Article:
I’m not much of one for conspiracy theories. Oh, I’ve watched the occasional movie and read a handful of books about such things, but overall, I tend to believe that people are too busy doing their regular jobs and living their lives to sit around devising evil plans against the masses.
The Obama administration has changed the way I think about all that.
And, listen, anyone who has read this blog for any length of time knows that is a huge departure from my previous Rah-Rah Obama mantra.
But I was wrong.
The sort of change this administration is bringing about is the kind I can live without, thank you very much.
There’s no denying that this administration, and others before it, are hell-bent on overstepping their constitutional boundaries.
And maybe even more than that.
While Americans have been distracted reading Fifty-Shades of Grey or figuring out whether The Bachelorette finally gets her man, it seems that some serious infractions against our civil liberties have ensued.
In other words, Big Brother is not only watching you, he is eavesdropping on you, reading your emails, and keeping track of your daily whereabouts.
As journalist Michael Hastings noted in his last article for Buzz Feed, “Why Democrats love to spy on Americans”:
Glenn Greenwald’s (reporter at The Guardian) exposure of the NSA’s massive domestic spy program has revealed the entire caste of current Democratic leaders as a gang of civil liberty opportunists, whose true passion, it seems, was in trolling George W. Bush for eight years on matters of national security.
“Everyone should just calm down,” Senator Harry Reid said yesterday, inhaling slowly.
That’s right: don’t panic.
The very topic of Democratic two-facedness on civil liberties is one of the most important issues that Greenwald has covered. Many of those Dems — including the sitting President Barack Obama, Senator Carl Levin, and Sec. State John Kerry — have now become the stewards and enhancers of programs that appear to dwarf any of the spying scandals that broke during the Bush years, the very same scandals they used as wedge issues to win elections in the Congressional elections 2006 and the presidential primary of 2007-2008.
Who would have imagined that Hastings would die in an inexplicably fiery-crash only days after filing this story? Or that hours before his death that he would send out the following email?
Subject: FBI Investigation, re: NSA
Hey (redacted names) — the Feds are interviewing my “close friends and associates.” Perhaps if the authorities arrive “BuzzFeed GQ,” er HQ, may be wise to immediately request legal counsel before any conversations or interviews about our news-gathering practices or related journalism issues.
Also: I’m onto a big story, and need to go off the rada[r] for a bit.
All the best, and hope to see you all soon.
There is no question that this administration has violated one of the cornerstones of our democracy: the First Amendment. This practice of secret surveillance and seizing the records of journalists is the sort of thing one only expects to see only while watching a Jason Bourne movie. Or perhaps when visiting Syria.
But our government wouldn’t actually go about “offing” its own people, would they?
Sure, there’s that nasty little surveillance program exposed by that nerdy kid who ran off to Hong Kong and then Ecuador. Or wherever.
And, yes, there’s that matter of the drones, that are never, except in very rare situations, or maybe sometimes under extreme conditions used against Americans. Speaking before a Senate Judiciary Committee, FBI Director Mueller admitted that drones were “very seldom used and generally used in a particular incident where you need the capability.”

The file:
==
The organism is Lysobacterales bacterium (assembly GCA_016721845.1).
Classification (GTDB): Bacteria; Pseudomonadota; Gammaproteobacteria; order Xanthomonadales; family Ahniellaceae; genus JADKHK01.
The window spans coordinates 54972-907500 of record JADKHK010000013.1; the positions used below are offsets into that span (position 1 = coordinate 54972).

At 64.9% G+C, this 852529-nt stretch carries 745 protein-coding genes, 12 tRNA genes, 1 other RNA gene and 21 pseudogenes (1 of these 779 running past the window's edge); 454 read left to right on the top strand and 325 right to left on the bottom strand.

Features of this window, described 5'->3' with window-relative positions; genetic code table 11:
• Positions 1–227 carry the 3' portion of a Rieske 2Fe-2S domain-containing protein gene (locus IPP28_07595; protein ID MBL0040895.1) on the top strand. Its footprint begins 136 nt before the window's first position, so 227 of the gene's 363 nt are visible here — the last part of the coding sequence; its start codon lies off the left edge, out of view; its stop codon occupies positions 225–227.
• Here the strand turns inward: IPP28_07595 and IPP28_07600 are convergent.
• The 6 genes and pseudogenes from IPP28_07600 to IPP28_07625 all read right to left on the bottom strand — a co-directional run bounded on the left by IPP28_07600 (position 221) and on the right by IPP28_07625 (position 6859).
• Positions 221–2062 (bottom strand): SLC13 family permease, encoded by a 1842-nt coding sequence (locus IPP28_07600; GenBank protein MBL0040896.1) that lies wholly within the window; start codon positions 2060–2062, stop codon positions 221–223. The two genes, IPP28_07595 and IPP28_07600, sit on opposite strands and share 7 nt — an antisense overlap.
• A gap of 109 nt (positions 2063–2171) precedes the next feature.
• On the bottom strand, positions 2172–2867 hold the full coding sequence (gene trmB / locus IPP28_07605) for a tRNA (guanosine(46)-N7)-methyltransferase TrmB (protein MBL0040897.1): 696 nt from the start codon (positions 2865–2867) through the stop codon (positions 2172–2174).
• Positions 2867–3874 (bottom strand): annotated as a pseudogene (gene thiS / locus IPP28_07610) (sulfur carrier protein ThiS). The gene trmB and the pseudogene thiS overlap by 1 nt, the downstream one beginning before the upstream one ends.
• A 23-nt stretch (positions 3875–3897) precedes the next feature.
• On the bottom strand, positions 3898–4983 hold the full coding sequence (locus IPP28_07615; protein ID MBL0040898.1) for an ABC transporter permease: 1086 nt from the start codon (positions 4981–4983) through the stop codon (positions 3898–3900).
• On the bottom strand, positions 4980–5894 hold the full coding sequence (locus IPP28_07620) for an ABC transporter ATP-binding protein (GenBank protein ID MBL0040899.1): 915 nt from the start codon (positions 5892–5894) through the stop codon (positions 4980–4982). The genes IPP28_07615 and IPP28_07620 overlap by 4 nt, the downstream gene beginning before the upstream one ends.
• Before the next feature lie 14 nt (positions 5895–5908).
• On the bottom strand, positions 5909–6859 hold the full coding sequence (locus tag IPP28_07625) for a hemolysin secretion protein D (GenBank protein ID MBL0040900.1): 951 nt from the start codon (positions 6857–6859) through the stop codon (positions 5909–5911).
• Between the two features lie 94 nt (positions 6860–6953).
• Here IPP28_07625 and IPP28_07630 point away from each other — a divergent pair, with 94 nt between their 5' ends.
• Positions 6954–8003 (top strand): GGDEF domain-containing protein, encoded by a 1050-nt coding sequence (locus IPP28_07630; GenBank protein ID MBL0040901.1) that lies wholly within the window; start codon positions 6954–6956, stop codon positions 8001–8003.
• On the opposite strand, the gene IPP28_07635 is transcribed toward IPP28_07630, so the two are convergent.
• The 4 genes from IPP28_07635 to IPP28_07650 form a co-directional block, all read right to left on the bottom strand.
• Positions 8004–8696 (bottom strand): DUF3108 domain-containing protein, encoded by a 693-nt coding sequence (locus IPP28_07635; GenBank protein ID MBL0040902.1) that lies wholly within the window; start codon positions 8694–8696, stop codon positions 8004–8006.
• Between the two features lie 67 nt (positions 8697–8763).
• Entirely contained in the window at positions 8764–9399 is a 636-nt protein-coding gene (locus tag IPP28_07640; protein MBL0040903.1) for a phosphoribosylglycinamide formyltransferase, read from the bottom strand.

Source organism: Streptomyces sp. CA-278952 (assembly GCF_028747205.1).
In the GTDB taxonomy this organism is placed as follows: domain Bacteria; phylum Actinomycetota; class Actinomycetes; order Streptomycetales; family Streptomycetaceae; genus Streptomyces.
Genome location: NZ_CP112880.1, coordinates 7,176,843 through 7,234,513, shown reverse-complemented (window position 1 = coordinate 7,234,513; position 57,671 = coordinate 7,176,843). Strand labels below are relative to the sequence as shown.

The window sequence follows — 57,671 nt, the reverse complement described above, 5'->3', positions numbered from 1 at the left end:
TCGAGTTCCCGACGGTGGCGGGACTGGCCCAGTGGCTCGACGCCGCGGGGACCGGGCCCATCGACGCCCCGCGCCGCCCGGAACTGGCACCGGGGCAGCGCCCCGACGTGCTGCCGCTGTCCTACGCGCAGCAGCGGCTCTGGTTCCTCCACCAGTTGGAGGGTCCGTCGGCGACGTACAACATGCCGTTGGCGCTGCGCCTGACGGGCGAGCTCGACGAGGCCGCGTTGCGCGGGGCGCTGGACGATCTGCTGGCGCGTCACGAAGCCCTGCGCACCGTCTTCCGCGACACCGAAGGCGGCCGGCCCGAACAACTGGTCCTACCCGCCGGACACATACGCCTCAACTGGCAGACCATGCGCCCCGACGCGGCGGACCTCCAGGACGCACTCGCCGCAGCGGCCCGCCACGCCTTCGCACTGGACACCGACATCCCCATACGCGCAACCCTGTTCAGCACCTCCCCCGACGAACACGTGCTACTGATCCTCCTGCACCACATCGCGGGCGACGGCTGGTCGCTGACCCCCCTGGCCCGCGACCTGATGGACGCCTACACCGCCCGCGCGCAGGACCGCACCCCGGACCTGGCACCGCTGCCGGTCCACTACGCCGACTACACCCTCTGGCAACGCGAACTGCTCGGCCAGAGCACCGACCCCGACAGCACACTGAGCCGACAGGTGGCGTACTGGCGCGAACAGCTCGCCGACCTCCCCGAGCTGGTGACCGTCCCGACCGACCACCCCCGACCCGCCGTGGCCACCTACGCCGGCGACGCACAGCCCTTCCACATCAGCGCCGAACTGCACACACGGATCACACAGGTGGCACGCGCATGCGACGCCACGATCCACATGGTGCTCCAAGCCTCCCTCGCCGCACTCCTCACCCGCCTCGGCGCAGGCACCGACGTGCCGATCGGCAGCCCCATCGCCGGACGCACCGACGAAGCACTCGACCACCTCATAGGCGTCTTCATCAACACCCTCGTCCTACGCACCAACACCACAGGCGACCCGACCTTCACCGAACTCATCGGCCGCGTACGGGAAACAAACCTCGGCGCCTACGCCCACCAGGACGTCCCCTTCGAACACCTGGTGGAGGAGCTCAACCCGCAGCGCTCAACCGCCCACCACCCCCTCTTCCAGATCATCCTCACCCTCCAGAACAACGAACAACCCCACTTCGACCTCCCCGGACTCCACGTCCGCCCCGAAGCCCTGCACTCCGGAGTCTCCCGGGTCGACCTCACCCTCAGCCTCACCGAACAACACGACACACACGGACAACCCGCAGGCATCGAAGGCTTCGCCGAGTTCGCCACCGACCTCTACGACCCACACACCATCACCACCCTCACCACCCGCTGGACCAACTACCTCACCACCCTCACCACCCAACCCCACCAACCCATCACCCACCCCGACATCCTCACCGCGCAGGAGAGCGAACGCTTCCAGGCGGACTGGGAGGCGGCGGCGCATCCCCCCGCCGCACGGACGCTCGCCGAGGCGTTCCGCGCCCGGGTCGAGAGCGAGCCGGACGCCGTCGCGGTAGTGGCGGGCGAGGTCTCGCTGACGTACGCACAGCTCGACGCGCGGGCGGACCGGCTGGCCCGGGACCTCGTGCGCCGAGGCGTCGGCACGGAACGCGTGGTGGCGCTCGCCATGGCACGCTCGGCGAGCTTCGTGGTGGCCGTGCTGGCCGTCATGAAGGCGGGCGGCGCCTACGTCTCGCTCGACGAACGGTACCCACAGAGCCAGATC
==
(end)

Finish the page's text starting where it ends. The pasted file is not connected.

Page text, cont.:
Say like when there’s a journalist gone rogue, doing real research and real reporting, instead of acting as a mouthpiece for the administration, is that what you mean, Mr. Mueller?
Naw. That’s silly.
Our government wouldn’t kill innocent people unless it were on foreign soil.
Sure, we improperly and illegally imprison people, and sometimes torture them, without the benefit of due process as required by our very own Constitution, but that doesn’t count as long as we don’t lock those evildoers up inside our own borders.
After all, we are the good guys in white hats and stomp-your-badass-to-the-ground boots, right?
Still, surely, our government wouldn’t off a pesky journalist, would they?
Or imprison a gay soldier for talking out of school?
Or chase a computer nerd halfway around the world, simply because he told everybody what Senators Ron Wyden and Mark Udall were itching to tell the public themselves?
That our very own government is all up in our private bizness.
Recording our phone calls, peering in via Skype as our soldier husbands meet their newborns for the very first time, tracking how many times we make a Starbucks run and recording the frequency of those trips, and monitoring how many friends we actually have on Facebook and what it is we are saying about this administration.
Of course, as long as we follow Joel Osteen’s lead and keep everything perky and prayerful, there’s nothing to worry about.
The government can spy all it wants on us. We got nothing to hide. It’s the only way to keep America safe.
Unless, of course, you happen to be one of those people for whom integrity matters.
Then you might find yourself caught up in the middle of a fireball early one morning.
But then again, maybe I’ve been at the scene of one too many car accidents, including a 52-car pile-up, the largest in Oregon’s history, and never, ever seen a car aflame like Hasting’s.
The only time I’ve seen a car catch flame like Hastings did was while watching John Grisham’s Pelican Brief.
And, that, after all, was pure fiction, right?